How to get people to look . . .

Jeffrey Deitch

The New York Times this morning published a great, balanced overview of the farcical tempest that’s been brewing over the tenure of Jeffrey Deitch at the Los Angeles Museum of Contemporary Art. A couple months ago, a friend urged me to write about it, but I demurred, expecting someone more informed to do a much better job. Of course, as usual, that someone was the New York Times. As its story lays it out, the financially ailing museum had recruited Deitch to come in and turn things around, which he proceeded to do, by organizing shows and events, working outside the usual curatorial channels, bringing more people and more revenue through the doors, but alienating many supporters with big names. It would appear that Deitch believed getting people into the museum was more important than providing substance over style—for example, by hosting a show about Hollywood curated by Hollywood, meaning a James Dean exhibit curated by artist/actor James Franco, for example. However, he was doing his job. In short order, Deitch increased public awareness of the museum and lured people into the building. Once inside, the public was free to wander around and check out more substantial work. It’s a museum after all. That’s what these places do: offer anyone willing to pay admission a glimpse of ostensibly great art, if you’re willing to find your way to it. (Bread crumbs might work at the Metropolitan, which is always a challenge, though I’ve never tried it.) Long story short, Deitch infuriated a core group of highly-regarded artists and curators who “constitute a crucial faction here,” as the Times put it. Things reached a boiling point with one particular show:

“Particularly controversial was Mr. Deitch’s decision to cancel an exhibition of paintings by Jack Goldstein, an obscure California artist whose seminal work nevertheless remains a touchstone for artists here. Mr. Deitch dismissed criticism of the decision. “I made a reasonable curatorial judgment,” he said, adding that the Goldstein show duplicated material in (a previous show) . . . .”

That first sentence is a classic: a century of art relies on the implications of it. The article quotes Stuart Krimko, director of the David Kordansky Gallery. “There’s a guild-like system of artists in L.A. He made a slight P.R. miscalculation with that one, and it blew up.”

There were resignations. There were cries of outrage. Will there be blood? (Undoubtedly, if only in some exhibit down the road.) I find it interesting and at least a little amusing. People who once had power discovered that it was called into question with the arrival of a new organizational order, so they tossed their cards into the pile and left their ante on the table. Yet beneath and behind the local controversy is something more interesting: the question of whether or not a museum, a gallery, an artist, a particular work of art, needs to please people. Does it need to lure and seduce its audience or viewer with qualities that make it irresistible, or at least arresting and pleasure-giving, or is art something that requires your appreciation. It’s good for you, but you’re looking forward to the moment when it’s over, when you’ll feel good about yourself for having gone through the ordeal and at best, let’s be fair, have more insight into some particular issue or worldview.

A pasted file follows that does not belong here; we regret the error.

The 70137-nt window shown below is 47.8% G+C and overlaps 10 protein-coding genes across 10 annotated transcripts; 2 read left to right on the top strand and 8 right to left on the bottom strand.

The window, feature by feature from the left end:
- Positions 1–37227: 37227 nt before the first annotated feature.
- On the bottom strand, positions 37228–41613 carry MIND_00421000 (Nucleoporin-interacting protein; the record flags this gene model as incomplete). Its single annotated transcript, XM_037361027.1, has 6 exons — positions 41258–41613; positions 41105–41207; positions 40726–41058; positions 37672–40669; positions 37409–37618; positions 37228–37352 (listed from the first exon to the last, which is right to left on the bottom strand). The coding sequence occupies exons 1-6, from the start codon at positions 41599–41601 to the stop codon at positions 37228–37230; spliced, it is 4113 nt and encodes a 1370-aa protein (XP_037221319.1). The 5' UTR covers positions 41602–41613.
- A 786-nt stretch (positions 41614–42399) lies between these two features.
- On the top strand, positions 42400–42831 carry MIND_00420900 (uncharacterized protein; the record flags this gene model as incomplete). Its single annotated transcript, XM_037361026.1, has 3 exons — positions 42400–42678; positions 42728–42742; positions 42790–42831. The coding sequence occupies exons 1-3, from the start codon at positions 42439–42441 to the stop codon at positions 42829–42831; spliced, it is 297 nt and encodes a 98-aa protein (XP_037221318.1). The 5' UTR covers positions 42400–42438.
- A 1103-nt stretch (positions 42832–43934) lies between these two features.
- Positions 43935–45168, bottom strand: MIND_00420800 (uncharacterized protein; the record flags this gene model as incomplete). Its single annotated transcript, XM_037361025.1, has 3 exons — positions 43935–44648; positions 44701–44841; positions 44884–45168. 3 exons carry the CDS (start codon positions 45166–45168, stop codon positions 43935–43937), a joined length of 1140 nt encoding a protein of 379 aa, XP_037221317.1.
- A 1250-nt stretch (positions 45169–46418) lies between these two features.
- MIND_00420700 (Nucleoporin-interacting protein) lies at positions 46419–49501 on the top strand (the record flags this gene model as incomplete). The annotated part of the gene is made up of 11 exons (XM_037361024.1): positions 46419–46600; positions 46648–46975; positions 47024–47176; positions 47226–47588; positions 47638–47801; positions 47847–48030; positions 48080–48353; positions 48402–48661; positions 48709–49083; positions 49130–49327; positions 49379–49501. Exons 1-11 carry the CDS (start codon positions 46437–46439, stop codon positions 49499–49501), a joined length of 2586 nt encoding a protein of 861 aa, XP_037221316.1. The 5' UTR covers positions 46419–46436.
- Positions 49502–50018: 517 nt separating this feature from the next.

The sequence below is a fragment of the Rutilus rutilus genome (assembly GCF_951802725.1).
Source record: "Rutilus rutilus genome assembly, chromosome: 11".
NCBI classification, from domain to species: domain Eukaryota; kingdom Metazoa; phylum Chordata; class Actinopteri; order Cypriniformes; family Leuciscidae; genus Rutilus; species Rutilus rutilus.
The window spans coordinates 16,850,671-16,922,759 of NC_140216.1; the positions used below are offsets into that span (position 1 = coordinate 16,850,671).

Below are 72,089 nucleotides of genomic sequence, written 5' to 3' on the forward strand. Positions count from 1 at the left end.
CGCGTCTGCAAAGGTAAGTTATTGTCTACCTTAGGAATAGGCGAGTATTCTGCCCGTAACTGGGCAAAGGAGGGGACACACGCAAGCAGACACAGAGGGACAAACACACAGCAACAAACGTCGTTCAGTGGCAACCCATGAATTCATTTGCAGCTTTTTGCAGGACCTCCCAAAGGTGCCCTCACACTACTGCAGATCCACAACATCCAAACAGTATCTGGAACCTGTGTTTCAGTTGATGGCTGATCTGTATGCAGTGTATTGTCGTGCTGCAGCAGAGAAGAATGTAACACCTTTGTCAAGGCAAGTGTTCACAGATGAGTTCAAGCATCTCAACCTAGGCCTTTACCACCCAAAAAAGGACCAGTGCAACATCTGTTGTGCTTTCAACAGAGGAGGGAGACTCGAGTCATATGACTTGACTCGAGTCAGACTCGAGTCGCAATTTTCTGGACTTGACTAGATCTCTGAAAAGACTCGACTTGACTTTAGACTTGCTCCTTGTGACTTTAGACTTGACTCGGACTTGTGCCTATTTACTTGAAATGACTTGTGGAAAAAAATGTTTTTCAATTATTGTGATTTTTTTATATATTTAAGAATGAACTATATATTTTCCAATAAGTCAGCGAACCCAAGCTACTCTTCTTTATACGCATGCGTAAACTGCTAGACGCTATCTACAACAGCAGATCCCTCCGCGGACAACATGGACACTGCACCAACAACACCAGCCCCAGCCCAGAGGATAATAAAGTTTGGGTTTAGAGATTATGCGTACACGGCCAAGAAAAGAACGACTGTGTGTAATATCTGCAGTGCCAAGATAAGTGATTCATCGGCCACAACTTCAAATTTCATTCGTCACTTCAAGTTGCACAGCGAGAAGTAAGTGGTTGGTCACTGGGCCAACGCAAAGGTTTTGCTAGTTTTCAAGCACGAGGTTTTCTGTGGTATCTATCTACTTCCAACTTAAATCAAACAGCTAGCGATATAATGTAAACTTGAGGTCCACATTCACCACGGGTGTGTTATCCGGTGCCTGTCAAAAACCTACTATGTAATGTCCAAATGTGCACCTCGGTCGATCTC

That’s a bit of hyperbole that recapitulates Dave Hickey’s argument in The Invisible Dragon, where he outraged quite a few people with his assertion that beauty and pleasure need to be the social initiation fee for membership in the club of art.  He went on to suggest that beauty and pleasure could also be an end in themselves, the sole purpose of a particular work, though that wasn’t his point. A work could convey quite a few nasty, unpalatable lessons about human life, such as some of Bruegel’s political paintings, and yet, even so, looking at those particular paintings is enormously gratifying and pleasurable. (There are exceptions of course, such as Bruegel’s Slaughter of the Innocents, which is a horror you force yourself to view. But it’s a rare exception.) Hickey’s thesis was meant to ruffle feathers—which is funny in itself, since prior to modernism, mostly it would have been taken for granted as a truism.  (Art is beautiful. Of course!) In fact, Hickey’s thesis came to him as an unpremeditated outburst in a gathering a couple decades ago, where he was asked what he felt was going to be important in the world of art, in the coming years. Without thinking and without any agenda, he said, “Beauty!” He spent much of his time after that trying to figure out what he meant, making sense of his own intellectual reflexes. He succeeded, if you ask me.

Hickey took his rule to an extreme by saying, at one point, if work doesn’t sell, if it can’t find its place in the market, then it shouldn’t be put on the life support of public funding, grants, and other means of keeping it going. Wonderful art that doesn’t sell is all too abundant. The fact that it doesn’t sell doesn’t mean it shouldn’t get made. Art doesn’t need to find a buyer in order to be good. Van Gogh. Enough said. Yet I’ve always found Hickey’s notion an interesting counterpoint to the ongoing myth that great art goes unrecognized in its time and is understood and celebrated when it’s too late for the artist to enjoy a good life on the basis of his art making. (I’m nostalgic for that myth myself, actually, in a time when art stars make money early on and enter the One-Percent in your thirties or forties, living like an investment banker from then on. It’s a career plan!)